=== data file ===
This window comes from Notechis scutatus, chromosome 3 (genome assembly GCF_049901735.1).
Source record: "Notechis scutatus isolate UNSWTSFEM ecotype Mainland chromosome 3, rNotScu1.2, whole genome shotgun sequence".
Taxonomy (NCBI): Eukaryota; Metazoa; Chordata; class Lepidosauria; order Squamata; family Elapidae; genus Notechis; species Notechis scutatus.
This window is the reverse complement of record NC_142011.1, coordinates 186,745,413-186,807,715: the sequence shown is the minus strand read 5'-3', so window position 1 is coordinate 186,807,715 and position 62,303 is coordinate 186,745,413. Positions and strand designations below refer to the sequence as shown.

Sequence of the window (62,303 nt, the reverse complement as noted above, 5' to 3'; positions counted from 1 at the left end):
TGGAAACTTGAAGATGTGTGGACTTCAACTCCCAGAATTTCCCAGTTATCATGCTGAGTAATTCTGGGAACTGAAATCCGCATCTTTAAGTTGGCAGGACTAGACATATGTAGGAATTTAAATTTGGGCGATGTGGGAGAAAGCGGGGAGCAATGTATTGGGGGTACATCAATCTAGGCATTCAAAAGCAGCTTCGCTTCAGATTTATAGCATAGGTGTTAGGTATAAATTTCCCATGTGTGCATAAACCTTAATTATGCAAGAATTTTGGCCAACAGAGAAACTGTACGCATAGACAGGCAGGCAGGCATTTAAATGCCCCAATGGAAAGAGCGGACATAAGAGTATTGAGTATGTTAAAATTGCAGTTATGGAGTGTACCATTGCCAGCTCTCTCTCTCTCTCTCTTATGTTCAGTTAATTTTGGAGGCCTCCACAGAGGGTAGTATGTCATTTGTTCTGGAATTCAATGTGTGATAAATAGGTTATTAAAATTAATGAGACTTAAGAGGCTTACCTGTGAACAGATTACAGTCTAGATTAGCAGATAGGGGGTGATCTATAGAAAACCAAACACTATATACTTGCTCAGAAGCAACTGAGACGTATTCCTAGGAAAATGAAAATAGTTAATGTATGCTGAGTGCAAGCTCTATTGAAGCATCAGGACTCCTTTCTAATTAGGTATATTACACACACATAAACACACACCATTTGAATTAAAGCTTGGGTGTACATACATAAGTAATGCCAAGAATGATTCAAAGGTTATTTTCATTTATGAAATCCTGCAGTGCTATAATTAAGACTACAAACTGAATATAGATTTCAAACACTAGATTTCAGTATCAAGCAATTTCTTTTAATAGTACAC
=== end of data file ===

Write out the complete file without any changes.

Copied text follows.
This window comes from Notechis scutatus, chromosome 3 (genome assembly GCF_049901735.1).
Source record: "Notechis scutatus isolate UNSWTSFEM ecotype Mainland chromosome 3, rNotScu1.2, whole genome shotgun sequence".
Taxonomy (NCBI): Eukaryota; Metazoa; Chordata; class Lepidosauria; order Squamata; family Elapidae; genus Notechis; species Notechis scutatus.
This window is the reverse complement of record NC_142011.1, coordinates 186,745,413-186,807,715: the sequence shown is the minus strand read 5'-3', so window position 1 is coordinate 186,807,715 and position 62,303 is coordinate 186,745,413. Positions and strand designations below refer to the sequence as shown.

Sequence of the window (62,303 nt, the reverse complement as noted above, 5' to 3'; positions counted from 1 at the left end):
TGGAAACTTGAAGATGTGTGGACTTCAACTCCCAGAATTTCCCAGTTATCATGCTGAGTAATTCTGGGAACTGAAATCCGCATCTTTAAGTTGGCAGGACTAGACATATGTAGGAATTTAAATTTGGGCGATGTGGGAGAAAGCGGGGAGCAATGTATTGGGGGTACATCAATCTAGGCATTCAAAAGCAGCTTCGCTTCAGATTTATAGCATAGGTGTTAGGTATAAATTTCCCATGTGTGCATAAACCTTAATTATGCAAGAATTTTGGCCAACAGAGAAACTGTACGCATAGACAGGCAGGCAGGCATTTAAATGCCCCAATGGAAAGAGCGGACATAAGAGTATTGAGTATGTTAAAATTGCAGTTATGGAGTGTACCATTGCCAGCTCTCTCTCTCTCTCTCTTATGTTCAGTTAATTTTGGAGGCCTCCACAGAGGGTAGTATGTCATTTGTTCTGGAATTCAATGTGTGATAAATAGGTTATTAAAATTAATGAGACTTAAGAGGCTTACCTGTGAACAGATTACAGTCTAGATTAGCAGATAGGGGGTGATCTATAGAAAACCAAACACTATATACTTGCTCAGAAGCAACTGAGACGTATTCCTAGGAAAATGAAAATAGTTAATGTATGCTGAGTGCAAGCTCTATTGAAGCATCAGGACTCCTTTCTAATTAGGTATATTACACACACATAAACACACACCATTTGAATTAAAGCTTGGGTGTACATACATAAGTAATGCCAAGAATGATTCAAAGGTTATTTTCATTTATGAAATCCTGCAGTGCTATAATTAAGACTACAAACTGAATATAGATTTCAAACACTAGATTTCAGTATCAAGCAATTTCTTTTAATAGTACAC